The Rangers finished up a relatively poor week of play, with three poor performances and one win. Throughout most of November, the Blueshirts were riding hot goaltending and a bit of a shooting percentage correction. They won more games than expected, which was fun while it lasted. But then the Rangers laid an egg against Philly, coughed up a lead to Washington, and then got shutout by Ottawa (beating those same Senators earlier in the week). As usual, I have some thoughts.
1. The stretch in November was a result of limiting quality chances against and getting quality chances for. The Rangers attacked the middle and defended their own. With Henrik Lundqvist in net, that’s a recipe for success. Over the past week, though, the Rangers abandoned that strategy. Maybe abandoned is the wrong word. Let’s go with they forgot to attack and defend the middle. Thus, they were utterly demolished.
2. The Rangers of the past week is the Rangers team we expected to see at the start of the season. You can blame injuries. You can blame all the points mentioned above. You can blame dressing 11 forwards and 7 defensemen. Or you can be the realist and recognize that the Rangers are a flawed team. They are.
3. One thing that is great to see is players, for the most part, sitting when they aren’t playing well. Brady Skjei was playing poorly and was scratched. All defensemen except Marc Staal have been scratches. Lines have been changed. On the surface, there is accountability. It could, of course, be rose colored glasses, but I’m not going to lose sleep over a rotation of healthy scratches. Yes, that includes the kids being scratched.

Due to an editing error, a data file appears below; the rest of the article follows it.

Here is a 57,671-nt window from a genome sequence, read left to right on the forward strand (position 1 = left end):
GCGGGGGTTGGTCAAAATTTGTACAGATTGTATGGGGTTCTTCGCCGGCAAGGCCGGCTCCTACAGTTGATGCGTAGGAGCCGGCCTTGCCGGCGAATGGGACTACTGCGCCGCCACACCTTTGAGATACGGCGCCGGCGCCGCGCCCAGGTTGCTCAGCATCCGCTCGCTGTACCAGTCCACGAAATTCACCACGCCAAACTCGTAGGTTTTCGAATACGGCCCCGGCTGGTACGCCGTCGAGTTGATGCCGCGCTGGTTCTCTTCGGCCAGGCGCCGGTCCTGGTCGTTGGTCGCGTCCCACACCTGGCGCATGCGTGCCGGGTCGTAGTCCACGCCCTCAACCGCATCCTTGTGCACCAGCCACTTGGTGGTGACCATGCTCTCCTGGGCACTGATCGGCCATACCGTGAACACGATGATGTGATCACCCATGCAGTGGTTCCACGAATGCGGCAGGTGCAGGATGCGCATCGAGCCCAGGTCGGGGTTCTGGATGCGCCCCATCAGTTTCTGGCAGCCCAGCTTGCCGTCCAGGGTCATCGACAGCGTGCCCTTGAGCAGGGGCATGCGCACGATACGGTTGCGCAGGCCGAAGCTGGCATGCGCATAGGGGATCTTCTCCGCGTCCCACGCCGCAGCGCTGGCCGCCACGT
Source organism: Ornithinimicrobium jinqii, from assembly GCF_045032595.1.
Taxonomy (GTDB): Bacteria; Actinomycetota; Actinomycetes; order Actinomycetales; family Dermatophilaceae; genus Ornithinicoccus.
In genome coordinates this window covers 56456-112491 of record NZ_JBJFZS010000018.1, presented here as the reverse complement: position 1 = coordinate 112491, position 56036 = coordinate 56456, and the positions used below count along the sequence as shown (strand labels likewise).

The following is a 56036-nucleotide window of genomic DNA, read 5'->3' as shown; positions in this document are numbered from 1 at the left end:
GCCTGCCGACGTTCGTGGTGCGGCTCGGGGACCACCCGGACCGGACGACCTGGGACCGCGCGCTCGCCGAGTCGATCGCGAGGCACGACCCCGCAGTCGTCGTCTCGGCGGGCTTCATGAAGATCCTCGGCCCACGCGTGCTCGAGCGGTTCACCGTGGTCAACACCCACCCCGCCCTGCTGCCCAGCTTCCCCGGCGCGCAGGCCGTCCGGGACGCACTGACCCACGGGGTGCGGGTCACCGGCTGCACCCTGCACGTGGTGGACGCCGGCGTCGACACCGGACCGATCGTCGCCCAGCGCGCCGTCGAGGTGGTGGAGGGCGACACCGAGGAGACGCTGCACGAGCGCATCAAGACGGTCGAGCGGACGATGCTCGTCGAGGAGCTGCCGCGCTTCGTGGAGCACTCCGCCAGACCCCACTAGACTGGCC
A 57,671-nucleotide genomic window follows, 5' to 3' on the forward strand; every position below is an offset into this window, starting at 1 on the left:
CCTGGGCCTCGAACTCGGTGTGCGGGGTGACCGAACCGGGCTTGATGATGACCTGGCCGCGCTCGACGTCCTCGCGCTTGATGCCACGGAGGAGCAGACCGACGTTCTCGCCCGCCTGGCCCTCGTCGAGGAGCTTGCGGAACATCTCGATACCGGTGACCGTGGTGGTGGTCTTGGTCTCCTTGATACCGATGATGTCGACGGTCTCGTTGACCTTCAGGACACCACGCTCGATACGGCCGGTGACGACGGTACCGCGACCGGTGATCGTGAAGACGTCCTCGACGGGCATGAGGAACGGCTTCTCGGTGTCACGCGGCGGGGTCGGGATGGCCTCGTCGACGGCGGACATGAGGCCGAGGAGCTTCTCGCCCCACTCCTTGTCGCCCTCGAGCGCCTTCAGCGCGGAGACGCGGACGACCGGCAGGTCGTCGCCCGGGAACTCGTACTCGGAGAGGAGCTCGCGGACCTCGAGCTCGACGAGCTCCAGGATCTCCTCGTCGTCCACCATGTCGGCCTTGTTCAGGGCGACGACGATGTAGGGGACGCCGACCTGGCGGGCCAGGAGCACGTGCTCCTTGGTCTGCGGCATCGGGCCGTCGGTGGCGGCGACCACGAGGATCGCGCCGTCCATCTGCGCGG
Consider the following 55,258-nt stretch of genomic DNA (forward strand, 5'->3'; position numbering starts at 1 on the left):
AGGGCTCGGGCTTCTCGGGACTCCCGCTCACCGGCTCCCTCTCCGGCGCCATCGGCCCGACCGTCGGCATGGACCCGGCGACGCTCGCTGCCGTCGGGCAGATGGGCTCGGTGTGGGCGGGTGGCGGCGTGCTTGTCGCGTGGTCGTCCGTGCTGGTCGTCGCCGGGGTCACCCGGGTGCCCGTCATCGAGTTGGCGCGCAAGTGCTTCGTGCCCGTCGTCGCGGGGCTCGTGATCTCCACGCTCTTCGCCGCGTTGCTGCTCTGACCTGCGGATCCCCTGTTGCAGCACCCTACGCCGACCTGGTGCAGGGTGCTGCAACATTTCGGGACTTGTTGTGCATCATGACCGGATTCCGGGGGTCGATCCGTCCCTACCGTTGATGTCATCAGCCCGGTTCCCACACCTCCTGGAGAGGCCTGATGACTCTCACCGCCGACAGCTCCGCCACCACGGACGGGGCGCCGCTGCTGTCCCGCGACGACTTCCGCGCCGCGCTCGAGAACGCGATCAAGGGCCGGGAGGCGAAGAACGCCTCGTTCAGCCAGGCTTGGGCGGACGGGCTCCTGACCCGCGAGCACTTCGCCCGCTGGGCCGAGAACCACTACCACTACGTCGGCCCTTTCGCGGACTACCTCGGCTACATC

4. The injuries have allowed the Rangers to call up a whole slew of kids. There are seven (!!) players under the age of 25. Four of them can’t even legally drink yet. Of those four that need help buying beer, three are first round picks and destined for top-nine roles. If there is any positive to take out of the past week, it’s that the Ranger have true talent waiting in the wings. That talent has shown significant promise to develop into legitimate NHL scorers.
5. Yes, the blue line is a concern. On the bright side, Tony DeAngelo has taken a giant step forward. Neal Pionk is scoring, but is still an enigma. Brady Skjei will eventually return to normal. Pionk and DeAngelo may not be key cogs in the future machine that is the New York Rangers, but they are, at the very least, performing.
6. Before folks start railing on the team for their 1-3 week, let’s remember what we expected this season. We expected the entire season to play out like this last week of November. We did not expect a 9-1-1 run through the first three weeks of that same month. Expectations matter sometimes. And it’s been a blast watching the Rangers exceed those expectations. They aren’t the team that went 9-1-1, but they aren’t the team that forgot how to defend the middle recently either. They are below average, but not terrible.
7. Henrik Lundqvist is still an elite goaltender. I will close every single one of these “thoughts” posts with this line until he is no longer an elite goaltender. This year is not that year.